When an SSL certificate has been installed for Exchange Server 2016 you need to assign it to Exchange services before it will be used. This task can be performed in the Exchange Admin Center.

Navigate to servers, then certificates, and select the server that has the SSL certificate you wish to enable for Exchange services.


Select the SSL certificate and click the edit icon.


Select services, then tick the boxes for each service you wish to enable.

  • IIS is used for all HTTPS services (such as OWA, ActiveSync, Outlook Anywhere). Only one certificate can be assigned to IIS, so it’s important that the certificate contains all of the correct names configured as URLs for your HTTPS services.
  • SMTP is used for TLS-encrypted mail flow. More than one certificate can be assigned to SMTP.
  • POP and IMAP are disabled by default in Exchange Server 2016, but if you are planning to enable them you should assign a certificate, whether that is the same certificate used for HTTPS or a different one.
  • UM is optional as well. If you are planning to use the UM features of Exchange Server 2016 enable a certificate for UM as well, again that can be the same certificate as used for HTTPS services or a different one.


Click Save when you’ve select the services you need to use the SSL certificate for. If you are assigning an SMTP certificate you may be prompted to overwrite the default SMTP certificate. SMTP can have multiple certificates assigned, and for a simple deployment where the single SSL certificate you acquired contains the SMTP namespace you plan to use on connectors it is generally fine to say Yes to this prompt.


After you’ve completed those steps the SSL certificate will be used by Exchange for those services you selected.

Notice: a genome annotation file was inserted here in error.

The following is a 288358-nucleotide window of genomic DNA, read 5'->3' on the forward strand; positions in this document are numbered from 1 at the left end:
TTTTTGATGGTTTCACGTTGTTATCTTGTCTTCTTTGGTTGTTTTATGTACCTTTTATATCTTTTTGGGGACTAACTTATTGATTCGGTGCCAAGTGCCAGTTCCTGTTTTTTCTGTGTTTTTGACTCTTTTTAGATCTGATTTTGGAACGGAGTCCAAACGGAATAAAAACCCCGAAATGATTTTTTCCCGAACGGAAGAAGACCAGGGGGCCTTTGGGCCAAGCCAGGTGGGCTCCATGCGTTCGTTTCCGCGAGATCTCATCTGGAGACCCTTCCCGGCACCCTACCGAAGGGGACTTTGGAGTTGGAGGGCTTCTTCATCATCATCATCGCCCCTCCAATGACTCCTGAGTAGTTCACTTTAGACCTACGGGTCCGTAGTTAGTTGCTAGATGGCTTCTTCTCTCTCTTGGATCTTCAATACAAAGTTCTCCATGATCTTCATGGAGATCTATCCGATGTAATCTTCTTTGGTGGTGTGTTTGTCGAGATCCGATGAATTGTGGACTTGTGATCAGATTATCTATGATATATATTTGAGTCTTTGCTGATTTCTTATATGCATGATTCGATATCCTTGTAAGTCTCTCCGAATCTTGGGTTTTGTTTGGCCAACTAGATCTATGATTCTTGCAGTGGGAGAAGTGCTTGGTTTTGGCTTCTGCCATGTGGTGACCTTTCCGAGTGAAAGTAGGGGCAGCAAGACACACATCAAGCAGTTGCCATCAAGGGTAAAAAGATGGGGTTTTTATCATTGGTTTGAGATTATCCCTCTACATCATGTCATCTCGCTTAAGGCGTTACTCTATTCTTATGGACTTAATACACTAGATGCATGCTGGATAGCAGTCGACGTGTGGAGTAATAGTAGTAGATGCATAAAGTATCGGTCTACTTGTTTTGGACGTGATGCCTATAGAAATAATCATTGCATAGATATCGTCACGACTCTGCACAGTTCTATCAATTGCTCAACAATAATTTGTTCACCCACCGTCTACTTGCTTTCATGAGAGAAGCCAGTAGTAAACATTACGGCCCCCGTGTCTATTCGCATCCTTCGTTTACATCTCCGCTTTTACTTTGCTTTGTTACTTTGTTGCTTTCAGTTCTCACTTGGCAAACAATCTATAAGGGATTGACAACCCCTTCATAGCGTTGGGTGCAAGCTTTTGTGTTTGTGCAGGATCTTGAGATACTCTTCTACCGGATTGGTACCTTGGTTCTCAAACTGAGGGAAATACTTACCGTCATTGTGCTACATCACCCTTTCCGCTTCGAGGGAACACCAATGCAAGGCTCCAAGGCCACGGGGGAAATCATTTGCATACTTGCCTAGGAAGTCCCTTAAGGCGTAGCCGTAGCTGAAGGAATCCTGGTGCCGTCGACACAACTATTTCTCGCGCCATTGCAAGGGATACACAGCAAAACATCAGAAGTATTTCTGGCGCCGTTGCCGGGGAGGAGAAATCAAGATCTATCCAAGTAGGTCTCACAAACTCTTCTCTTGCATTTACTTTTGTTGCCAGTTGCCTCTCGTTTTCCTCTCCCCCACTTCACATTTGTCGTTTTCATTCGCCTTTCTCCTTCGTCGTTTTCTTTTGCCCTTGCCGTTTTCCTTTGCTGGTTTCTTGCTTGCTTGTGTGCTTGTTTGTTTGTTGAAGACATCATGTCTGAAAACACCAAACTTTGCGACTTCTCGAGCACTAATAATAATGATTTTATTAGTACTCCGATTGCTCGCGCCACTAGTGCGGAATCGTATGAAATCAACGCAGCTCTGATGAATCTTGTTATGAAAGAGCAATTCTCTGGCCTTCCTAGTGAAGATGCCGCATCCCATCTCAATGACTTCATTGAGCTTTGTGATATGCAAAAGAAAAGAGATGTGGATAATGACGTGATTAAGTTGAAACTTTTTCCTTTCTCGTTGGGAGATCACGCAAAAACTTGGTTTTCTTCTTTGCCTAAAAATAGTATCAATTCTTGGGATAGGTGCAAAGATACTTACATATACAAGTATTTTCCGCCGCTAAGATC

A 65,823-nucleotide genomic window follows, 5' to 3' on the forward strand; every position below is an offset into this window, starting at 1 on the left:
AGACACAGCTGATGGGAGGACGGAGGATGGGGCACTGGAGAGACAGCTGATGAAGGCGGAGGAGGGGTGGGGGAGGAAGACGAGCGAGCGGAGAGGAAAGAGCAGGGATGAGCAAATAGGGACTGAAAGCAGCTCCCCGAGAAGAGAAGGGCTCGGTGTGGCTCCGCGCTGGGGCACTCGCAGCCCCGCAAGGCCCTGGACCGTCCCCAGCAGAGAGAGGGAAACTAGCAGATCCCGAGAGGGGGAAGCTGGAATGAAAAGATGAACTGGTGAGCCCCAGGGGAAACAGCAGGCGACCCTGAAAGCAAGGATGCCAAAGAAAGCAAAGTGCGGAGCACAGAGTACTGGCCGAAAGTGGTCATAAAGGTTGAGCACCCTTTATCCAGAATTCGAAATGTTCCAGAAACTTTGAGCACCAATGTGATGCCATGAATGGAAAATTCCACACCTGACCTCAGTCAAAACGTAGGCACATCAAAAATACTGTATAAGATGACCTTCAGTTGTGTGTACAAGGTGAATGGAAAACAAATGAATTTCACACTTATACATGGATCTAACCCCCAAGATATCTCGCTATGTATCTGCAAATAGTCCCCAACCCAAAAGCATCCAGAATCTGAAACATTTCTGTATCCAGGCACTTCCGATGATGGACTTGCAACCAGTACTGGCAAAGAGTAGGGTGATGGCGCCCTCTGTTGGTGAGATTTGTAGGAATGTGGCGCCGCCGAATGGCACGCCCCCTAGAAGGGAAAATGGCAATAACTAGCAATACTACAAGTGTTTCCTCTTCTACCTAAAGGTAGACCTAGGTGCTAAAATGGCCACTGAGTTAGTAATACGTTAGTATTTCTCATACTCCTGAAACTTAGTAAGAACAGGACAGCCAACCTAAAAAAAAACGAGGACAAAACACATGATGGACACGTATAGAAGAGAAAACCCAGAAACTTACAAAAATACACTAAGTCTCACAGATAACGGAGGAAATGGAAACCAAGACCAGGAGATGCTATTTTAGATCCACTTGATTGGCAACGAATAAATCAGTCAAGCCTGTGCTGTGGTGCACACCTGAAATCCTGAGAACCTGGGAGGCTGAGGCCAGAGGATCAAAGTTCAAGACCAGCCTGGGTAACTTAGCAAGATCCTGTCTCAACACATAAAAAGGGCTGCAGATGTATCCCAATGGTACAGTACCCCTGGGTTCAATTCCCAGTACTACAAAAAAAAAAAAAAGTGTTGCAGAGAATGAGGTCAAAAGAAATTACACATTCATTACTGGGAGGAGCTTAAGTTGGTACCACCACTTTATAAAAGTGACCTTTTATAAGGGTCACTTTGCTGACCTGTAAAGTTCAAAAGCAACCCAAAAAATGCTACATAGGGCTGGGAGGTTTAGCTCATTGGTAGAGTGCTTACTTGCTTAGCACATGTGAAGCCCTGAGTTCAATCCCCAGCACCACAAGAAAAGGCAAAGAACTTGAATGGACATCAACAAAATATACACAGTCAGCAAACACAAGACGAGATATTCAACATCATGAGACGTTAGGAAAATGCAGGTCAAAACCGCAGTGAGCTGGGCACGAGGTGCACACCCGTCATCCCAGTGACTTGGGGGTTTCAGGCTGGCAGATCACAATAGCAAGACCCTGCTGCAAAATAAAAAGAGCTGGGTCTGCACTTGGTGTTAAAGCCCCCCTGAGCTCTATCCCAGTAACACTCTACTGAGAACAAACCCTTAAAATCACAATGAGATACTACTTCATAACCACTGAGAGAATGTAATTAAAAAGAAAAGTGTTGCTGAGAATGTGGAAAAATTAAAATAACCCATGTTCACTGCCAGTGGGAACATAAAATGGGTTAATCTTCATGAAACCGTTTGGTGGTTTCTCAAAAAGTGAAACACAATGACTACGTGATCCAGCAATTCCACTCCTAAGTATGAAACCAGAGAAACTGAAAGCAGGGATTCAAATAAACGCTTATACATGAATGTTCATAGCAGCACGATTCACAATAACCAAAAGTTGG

If you’re interested in how Exchange handles selection of a certificate when multiple certificates are bound to the SMTP protocol, here are some articles that explain it:

About the Author

Paul Cunningham

Paul is a former Microsoft MVP for Office Apps and Services. He works as a consultant, writer, and trainer specializing in Office 365 and Exchange Server. Paul no longer writes for Practical365.com.


  1. Ashan

    What happens if you select No on the Warning to overwrite?

    1. Bobmin

      Then you’re stuck with the old certificate until you tell it yes.

  2. Akwasi Agyarko-Bediako

    Hello Paul,

    Thanks for that, but then i am currently facing a situation where owa users are been logged out intermittently even when they are not idle. I am suspecting this happened after i applied ssl to the services.

    Any feedback or support on this will be appreciated.

    Thank you

  3. Brandt Smith

    I am replacing a 10SAN cert with a 20SAN cert…I have assigned the services OK…should I delete the old cert (it will expire in a few months anyway)?

  4. Jeremy


    I have followed this to the “T” and I still get reports of cert name mismatch from end users. We are using a wildcard certificate. Could this be the issue? All the internal Uri are pointing to “https://mail.ourdomain.com” nothing points to the server name itself. We still have both Exchange 2010 and Exchange 2016.

    Any thoughts would be appreciated.


    1. Avatar photo
      Paul Cunningham

      What is the namespace that they’re trying to connect to when the mismatch error appears?

  5. Josh Gardner